Cookie Shot Glass
South-By-Southwest is an annual conference that brings creative new inventions to the forefront of the public eye. THIS year was no different. The inventor of the cronut, Dominique Ansel, brought us a new way to enjoy your milk and cookies in the form of the cookie shot glass. From what I can tell, her’s is the size of a shot glass and you enjoy it by doing the shot of milk then eating the cookie. That sounds great, but I wanted to do one better. I want to eat my cookie and drink the milk at the same time. So, I set out on the challenge of creating a bite sized cookie cup.
Where to start? The equipment…How do you make a cookie cup? Of course you need a mold. I purchased this one on amazon and it is a silicon pudding mold. It’s about 1 1/2 inches tall, which seemed perfect for this task. I paid about $9.00 and it makes 15 cookie cups at a time.
I decided that the first attempt would be with a store bought cookie dough. Just your regular Pillsbury chocolate chip dough. I figured, why put the effort into making a dough if I can’t make the cookies take shape?
I piled the dough on the top of the pam covered silicon mold and stuck it in the oven for about 5-7 minutes.
The results were a flop. The cookie dough did not hold shape and I had very holy cookies.
They looked more like Klan hats than cookie cups. But they were crispy and tasted very good (duh, Pillsbury cookies rock!)
So, I went to my trusty favorite search engine (Google, of course) and typed in “cookie dough that doesn’t sag when baked on a cup mold.” I came up with one common theme – you can’t use all butter in your dough. You have to use a combination of butter and butter flavored shortening. Here’s the recipe:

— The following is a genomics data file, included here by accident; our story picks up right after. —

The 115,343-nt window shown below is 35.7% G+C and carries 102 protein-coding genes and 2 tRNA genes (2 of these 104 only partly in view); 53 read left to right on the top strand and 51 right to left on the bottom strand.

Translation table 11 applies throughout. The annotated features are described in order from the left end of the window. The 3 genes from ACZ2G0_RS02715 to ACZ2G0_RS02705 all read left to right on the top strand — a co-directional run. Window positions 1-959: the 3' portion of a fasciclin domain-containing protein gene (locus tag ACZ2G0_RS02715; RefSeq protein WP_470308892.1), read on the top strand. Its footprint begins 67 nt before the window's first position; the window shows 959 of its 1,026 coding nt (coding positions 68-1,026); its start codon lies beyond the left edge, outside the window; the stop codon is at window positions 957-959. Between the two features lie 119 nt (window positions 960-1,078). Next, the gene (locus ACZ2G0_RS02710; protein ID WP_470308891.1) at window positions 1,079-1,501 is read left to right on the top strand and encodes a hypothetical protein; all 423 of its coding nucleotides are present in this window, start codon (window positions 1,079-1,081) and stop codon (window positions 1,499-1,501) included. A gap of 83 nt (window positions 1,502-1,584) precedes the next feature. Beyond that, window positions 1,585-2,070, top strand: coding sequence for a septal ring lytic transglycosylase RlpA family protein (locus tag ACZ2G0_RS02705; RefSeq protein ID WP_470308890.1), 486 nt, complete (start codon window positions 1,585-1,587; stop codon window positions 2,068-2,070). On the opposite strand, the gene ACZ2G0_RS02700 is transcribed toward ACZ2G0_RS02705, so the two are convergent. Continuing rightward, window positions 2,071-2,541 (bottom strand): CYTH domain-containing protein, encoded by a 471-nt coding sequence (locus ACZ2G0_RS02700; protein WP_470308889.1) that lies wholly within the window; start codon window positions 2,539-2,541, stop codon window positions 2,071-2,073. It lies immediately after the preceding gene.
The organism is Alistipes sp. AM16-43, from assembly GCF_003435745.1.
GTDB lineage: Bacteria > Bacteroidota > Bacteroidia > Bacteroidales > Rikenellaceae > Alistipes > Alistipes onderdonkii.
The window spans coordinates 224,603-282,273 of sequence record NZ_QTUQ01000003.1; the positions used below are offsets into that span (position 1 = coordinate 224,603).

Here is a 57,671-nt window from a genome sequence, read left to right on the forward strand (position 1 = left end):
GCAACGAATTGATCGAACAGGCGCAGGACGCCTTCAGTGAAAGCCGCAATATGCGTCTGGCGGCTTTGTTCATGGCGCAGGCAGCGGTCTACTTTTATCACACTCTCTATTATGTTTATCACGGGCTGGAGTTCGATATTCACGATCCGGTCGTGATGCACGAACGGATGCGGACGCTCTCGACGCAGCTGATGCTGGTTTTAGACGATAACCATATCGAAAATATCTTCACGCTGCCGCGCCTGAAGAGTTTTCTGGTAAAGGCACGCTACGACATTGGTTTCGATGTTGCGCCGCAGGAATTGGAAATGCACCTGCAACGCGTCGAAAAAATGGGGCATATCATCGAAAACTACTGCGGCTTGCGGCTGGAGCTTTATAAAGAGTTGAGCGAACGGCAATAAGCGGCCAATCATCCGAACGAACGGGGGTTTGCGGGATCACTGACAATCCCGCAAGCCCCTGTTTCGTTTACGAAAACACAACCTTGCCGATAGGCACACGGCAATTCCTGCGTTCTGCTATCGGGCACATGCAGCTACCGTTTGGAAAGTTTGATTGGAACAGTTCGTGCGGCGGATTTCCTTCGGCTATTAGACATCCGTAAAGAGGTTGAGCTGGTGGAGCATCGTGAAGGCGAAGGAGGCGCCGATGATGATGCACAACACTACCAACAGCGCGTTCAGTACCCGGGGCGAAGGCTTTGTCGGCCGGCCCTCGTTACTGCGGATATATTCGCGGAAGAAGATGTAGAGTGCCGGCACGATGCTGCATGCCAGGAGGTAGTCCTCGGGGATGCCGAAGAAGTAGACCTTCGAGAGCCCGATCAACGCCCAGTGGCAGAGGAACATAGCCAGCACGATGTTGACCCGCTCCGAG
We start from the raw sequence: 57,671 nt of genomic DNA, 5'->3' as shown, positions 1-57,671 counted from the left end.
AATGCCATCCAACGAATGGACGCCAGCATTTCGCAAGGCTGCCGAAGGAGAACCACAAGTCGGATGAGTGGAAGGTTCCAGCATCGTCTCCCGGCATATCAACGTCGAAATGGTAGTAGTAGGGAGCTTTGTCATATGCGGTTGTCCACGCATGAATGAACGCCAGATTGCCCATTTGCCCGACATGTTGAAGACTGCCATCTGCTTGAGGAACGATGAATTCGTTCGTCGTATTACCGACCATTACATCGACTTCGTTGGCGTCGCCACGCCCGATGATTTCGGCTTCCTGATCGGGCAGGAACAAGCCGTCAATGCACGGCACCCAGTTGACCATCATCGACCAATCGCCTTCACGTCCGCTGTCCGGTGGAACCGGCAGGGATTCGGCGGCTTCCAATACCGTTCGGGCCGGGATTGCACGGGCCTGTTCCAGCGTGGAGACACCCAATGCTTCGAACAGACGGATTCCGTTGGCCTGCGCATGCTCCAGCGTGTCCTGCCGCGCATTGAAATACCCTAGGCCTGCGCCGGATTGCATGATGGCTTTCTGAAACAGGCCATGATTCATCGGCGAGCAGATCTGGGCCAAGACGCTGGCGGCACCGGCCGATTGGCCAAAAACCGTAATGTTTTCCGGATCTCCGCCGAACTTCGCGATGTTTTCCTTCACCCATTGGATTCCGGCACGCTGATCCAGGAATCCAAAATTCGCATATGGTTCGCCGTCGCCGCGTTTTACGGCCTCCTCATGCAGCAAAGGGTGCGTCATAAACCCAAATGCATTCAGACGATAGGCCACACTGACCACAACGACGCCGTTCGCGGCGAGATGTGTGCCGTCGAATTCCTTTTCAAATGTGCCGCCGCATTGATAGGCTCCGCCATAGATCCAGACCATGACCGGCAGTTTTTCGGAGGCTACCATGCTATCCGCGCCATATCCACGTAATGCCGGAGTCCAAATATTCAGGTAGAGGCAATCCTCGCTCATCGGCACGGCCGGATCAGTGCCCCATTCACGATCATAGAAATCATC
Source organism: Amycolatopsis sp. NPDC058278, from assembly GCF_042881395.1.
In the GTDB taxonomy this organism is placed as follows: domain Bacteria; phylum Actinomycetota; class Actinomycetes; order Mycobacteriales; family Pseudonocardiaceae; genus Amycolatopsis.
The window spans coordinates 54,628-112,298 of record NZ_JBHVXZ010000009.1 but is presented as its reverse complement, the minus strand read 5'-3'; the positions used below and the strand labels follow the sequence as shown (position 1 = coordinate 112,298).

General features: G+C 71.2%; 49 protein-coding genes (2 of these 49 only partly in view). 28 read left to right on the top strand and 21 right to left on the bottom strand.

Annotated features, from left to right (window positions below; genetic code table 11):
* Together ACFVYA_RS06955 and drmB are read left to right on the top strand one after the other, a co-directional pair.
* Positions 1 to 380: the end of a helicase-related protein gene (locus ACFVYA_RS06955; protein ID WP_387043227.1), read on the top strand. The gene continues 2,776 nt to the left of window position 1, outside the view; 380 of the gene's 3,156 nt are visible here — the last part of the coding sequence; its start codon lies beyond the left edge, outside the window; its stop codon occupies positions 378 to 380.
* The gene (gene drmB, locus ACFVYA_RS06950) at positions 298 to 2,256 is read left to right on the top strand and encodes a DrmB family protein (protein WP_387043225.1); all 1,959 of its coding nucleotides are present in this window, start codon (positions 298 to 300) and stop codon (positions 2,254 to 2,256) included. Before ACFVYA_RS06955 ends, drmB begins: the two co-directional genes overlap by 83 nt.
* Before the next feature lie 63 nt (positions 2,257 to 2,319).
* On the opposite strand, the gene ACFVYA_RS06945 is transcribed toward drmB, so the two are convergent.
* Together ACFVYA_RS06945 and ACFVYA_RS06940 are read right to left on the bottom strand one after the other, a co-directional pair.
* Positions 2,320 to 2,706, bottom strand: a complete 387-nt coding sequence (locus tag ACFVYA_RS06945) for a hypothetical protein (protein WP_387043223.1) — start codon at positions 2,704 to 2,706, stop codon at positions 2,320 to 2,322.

1/4 c Butter flavored shortening
1/4 c Butter (room temp)
1/3 c white sugar
1/3 c brown sugar
1 tsp. Vanilla
1/2 tsp Salt
1/4 tsp Baking powder
1 1/2 c Flour
1/4 c Miniature chocolate chips
Silicon cookie cup mold
Mixer (hand or stand)
Large ziploc bag
Preheat your oven to 350 °
Beat your sugars (brown and white), butter and shortening in a large bowl using your mixer on high until combined. This takes about 5 minutes of heavy beating and will make your arm sore. You will want to quit early – don’t. Persistence is key!
Once your mixture is creamy and well combined, add in your egg and vanilla and beat until combined.
Mix your flour, baking powder and salt in a small bowl then combine it into your large bowl of dough. Using a large spoon, stir to combine. Stir in your chips then place the dough in a large ziploc bag and store in the fridge for at least an hour. I stored mine overnight.
Take your dough out of the fridge and warm it a little in your hand. There are two theories on how making the cups will be most well done. We decided to go with inside the mold. Its difficult to get the thickness of the cookie correct on the inside, but the size is better. Place a small amount of cookie dough in the bottom of each cookie cup and use some sort of round small object (or your finger) to press the dough up along the walls of the mold. Because you used shortening, you won’t have to worry about saggy dough.
Place the silicon mold tray on a cookie sheet and bake in the oven for 5-7 minutes. Remove from oven and allow them to cool for 20 minutes in the mold. Gently remove them and put them upside down on the cookie sheet. Place them back in the oven, watching them very carefully for up to 10 minutes or until cooked the amount you like your cookie to be cooked. I like a crunchy cookie.
Take them out of the oven and let them cool completely.
Fill with milk and enjoy!
This is no easy task. I have to think that the lovely cronut queen has some sort of specially made mold that makes her cookies the perfect shape and texture. I know aerating the dough is one way to ensure it will stand up to the test of baking, which makes me wonder…is there yeast in her dough? Our questions will most likely never be answered in full. But until then, I will continue in my effort to duplicate her delicious treats. With any luck, mine will continue to be edible at worst.